“If the United Nations does not take over the situation and there is not a rethinking of this chaotic occupation we are living through, in which there are more dead in the occupation than in the war phase, the Spanish troops are going to return to Spain.”

That is a call for the use of force in accordance with international law. If we stay in Iraq it must be under UN, not U.S. auspices. It’s just the kind of cooperation one might think John Kerry is advocating: avoid unilateralism, work through international institutions.

But Kerry rebuked Zapatero unequivocally. The Boston Globe of March 19, 2004, quoted him as saying, “I call on Prime Minister Zapatero to reconsider his decision and to send a message that terrorists cannot win by their acts of terror.” In other words, simply saying that you require a UN mandate to participate in occupying a country is, in effect, sending the wrong message to terrorists.

So coalition building, at least from a European perspective, might be possible, but is hampered by the U.S. insistence that its forces remain outside international law.)

It is this unlikely coalition that is the basis for Kerry’s claim that, by the end of 2005, he can reduce the number of American soldiers in Iraq.

Here’s why, even if Kerry succeeded, that plan is insane. Kerry quotes General Shinseki, the Army chief of staff as saying we needed several hundred thousand troops to pacify Iraq. From a rational perspective, Kerry’s criticism of Bush for not implementing Shinseki’s recommendation is essentially, we should have hammered them harder; your war crime just wasn’t big enough. But putting aside the matter of criminality, let’s just accept that a grisly pacification of Iraq is a good idea. Remember, from Kerry’s perspective, we are the good guys.

It follows that if we didn’t have enough troops then, we don’t have enough troops now. If we needed several hundred thousand back at the initial invasion (back when we could make a dubious claim to be improving life for Iraqis by ousting Saddam) how many more do you think we need today, now that we are accurately perceived as occupiers and torturers? For the sake of argument, let’s stay in denial of the hardening Iraqi resolve and believe that we can still “win” with Shinseki’s earlier estimate of just a few hundred thousand troops. To give Kerry the benefit of the doubt, let’s lean toward a Rumsfeldian optimism and hope Kerry can get the job done on the cheap for 200,000.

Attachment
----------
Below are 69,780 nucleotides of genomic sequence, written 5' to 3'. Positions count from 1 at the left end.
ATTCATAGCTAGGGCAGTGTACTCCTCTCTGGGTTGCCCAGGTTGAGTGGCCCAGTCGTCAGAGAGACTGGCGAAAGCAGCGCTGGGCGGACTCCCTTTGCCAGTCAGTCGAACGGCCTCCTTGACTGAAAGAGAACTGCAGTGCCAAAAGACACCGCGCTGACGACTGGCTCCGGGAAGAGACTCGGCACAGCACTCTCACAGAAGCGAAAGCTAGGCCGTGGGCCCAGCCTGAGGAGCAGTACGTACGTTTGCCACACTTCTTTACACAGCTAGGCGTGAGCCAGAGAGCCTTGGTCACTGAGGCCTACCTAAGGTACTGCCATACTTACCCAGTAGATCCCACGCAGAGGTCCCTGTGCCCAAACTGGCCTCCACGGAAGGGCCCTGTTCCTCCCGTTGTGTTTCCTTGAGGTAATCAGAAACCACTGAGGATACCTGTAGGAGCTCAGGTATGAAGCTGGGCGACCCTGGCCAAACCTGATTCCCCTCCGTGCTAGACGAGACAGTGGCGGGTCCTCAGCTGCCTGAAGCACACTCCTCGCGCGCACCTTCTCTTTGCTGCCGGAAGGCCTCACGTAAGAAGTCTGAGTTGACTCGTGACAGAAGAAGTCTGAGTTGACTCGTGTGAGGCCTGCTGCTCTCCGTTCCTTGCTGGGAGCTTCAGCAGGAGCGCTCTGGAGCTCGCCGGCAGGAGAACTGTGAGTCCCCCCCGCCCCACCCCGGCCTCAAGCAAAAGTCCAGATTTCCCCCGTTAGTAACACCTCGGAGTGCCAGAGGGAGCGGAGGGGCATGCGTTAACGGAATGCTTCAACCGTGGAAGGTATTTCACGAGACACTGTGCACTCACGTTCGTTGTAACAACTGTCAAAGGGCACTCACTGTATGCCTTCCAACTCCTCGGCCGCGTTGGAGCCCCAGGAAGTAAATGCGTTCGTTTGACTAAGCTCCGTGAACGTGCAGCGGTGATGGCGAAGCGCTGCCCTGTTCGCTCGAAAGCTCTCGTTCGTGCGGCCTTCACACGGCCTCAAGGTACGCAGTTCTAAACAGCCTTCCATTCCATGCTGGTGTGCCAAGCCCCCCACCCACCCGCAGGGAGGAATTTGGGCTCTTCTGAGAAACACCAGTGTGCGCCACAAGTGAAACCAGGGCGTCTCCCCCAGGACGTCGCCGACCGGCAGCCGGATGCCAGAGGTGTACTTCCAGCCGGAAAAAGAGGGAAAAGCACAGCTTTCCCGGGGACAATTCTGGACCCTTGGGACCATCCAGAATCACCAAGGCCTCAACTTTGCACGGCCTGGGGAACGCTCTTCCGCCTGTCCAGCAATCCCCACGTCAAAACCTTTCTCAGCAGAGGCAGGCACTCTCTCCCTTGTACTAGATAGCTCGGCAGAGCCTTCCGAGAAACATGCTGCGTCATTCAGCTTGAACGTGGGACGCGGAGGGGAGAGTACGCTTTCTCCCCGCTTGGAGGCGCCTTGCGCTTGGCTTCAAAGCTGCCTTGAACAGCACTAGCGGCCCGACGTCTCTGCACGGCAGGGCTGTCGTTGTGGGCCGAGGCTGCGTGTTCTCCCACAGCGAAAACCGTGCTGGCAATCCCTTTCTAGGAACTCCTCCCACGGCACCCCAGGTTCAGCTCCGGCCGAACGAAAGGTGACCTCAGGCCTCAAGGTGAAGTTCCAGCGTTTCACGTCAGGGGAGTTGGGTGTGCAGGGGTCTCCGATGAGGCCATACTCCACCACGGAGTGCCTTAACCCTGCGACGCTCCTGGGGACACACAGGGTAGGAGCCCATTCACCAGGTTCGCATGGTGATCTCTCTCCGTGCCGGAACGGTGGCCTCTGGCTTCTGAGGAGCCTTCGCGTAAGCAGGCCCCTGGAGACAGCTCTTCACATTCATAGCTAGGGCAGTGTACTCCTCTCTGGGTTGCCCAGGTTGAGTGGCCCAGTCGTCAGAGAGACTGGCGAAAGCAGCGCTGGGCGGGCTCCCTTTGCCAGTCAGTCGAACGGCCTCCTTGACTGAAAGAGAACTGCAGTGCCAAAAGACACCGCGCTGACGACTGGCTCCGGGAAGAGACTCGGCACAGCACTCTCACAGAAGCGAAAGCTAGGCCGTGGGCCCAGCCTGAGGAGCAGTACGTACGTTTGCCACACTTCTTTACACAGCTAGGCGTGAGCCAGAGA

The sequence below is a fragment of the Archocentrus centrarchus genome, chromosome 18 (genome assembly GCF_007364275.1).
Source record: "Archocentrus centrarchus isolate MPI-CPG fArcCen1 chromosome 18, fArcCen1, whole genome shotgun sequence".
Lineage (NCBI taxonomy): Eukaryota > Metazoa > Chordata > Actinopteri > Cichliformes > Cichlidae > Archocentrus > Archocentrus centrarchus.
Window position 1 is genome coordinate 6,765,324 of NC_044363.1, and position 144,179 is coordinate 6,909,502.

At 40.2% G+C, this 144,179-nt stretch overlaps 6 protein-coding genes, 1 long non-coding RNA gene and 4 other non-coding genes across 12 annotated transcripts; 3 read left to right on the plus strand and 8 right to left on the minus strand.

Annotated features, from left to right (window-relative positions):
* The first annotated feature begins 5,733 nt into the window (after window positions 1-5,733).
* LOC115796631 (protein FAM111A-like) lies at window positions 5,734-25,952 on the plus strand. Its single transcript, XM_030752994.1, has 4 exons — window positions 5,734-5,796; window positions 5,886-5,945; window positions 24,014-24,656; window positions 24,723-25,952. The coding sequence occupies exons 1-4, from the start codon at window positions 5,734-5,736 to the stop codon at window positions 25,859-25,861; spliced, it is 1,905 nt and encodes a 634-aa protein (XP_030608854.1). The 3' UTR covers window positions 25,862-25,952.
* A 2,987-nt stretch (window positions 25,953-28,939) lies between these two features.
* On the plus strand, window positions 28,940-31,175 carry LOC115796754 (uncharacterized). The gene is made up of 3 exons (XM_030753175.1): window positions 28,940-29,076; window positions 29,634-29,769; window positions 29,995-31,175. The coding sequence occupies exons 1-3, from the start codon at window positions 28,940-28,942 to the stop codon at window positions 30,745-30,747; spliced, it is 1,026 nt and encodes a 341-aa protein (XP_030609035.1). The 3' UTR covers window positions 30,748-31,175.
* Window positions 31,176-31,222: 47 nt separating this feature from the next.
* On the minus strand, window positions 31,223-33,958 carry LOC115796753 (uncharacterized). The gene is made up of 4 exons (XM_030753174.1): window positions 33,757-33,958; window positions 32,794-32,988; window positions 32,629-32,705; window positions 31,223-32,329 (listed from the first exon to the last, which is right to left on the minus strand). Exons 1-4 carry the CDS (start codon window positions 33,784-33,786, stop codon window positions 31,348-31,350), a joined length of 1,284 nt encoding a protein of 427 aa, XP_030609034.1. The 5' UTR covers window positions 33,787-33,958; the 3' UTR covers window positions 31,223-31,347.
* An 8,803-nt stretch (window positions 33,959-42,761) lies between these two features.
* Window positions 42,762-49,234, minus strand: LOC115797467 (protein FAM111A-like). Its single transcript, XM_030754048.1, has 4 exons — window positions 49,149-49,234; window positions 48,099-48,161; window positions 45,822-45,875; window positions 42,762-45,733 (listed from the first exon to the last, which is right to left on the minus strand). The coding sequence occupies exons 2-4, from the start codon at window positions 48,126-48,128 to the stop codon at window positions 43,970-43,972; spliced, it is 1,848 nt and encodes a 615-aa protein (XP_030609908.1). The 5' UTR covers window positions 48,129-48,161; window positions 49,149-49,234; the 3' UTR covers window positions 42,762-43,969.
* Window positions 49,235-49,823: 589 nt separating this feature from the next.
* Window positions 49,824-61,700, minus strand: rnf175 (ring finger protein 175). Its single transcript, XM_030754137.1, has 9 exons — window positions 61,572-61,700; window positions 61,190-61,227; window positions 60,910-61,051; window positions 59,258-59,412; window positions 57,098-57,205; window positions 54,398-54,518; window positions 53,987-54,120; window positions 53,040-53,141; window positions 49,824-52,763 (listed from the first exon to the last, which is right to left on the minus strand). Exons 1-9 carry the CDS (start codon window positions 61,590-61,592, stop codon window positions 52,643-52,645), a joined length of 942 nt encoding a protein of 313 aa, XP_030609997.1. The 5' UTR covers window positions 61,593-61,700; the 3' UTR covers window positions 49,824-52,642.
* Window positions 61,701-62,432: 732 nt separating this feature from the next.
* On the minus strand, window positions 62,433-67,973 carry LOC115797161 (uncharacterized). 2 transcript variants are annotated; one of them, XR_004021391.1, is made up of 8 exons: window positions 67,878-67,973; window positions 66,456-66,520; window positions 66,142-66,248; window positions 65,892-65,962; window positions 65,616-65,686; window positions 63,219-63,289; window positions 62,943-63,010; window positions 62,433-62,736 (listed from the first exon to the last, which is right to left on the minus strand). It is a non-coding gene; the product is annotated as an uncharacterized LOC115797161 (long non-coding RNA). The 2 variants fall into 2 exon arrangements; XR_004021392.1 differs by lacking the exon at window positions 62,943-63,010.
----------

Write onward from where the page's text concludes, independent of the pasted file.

As of September, we reportedly have some 110,000 troops in Iraq. Top that up with a hugely optimistic 50,000 foreign troops to 160,000 and we’re still at least 40,000 troops short of what’s needed to “win the peace.” In other words, we need an increase in our own troop strength of more than one-third (110,000 plus 40,000), and that’s based on the assumption that we get more foreign troops than any rational estimate would suggest.

If Shinseki’s number really is right, and several hundred thousand are needed, not 200,000, then even armed with Kerry’s fantasy coalition, we’ll be short over 100,000 troops. To do the job, and I shudder what that term really would mean in this context, we might easily have to double American troop presence in Iraq. It’s the best evidence I’ve seen for predicting a return of the draft.

You can see now why I pine for Nixon. Running for election in 1968, he was smart enough to claim he had a secret plan to end the war, which had to remain classified. Even though he later intensified the war, he knew what people wanted to hear. He gave it to them and they bought it. It’s easy to see why Kerry, in contrast, is less popular than Nixon: Kerry’s pledge to win the peace is a public plan to escalate the war.

GREG BATES is the founding publisher at Common Courage Press and author of Ralph’s Revolt: The Case For Joining Nader’s Rebellion. He can be reached at gbates@commoncouragepress.com.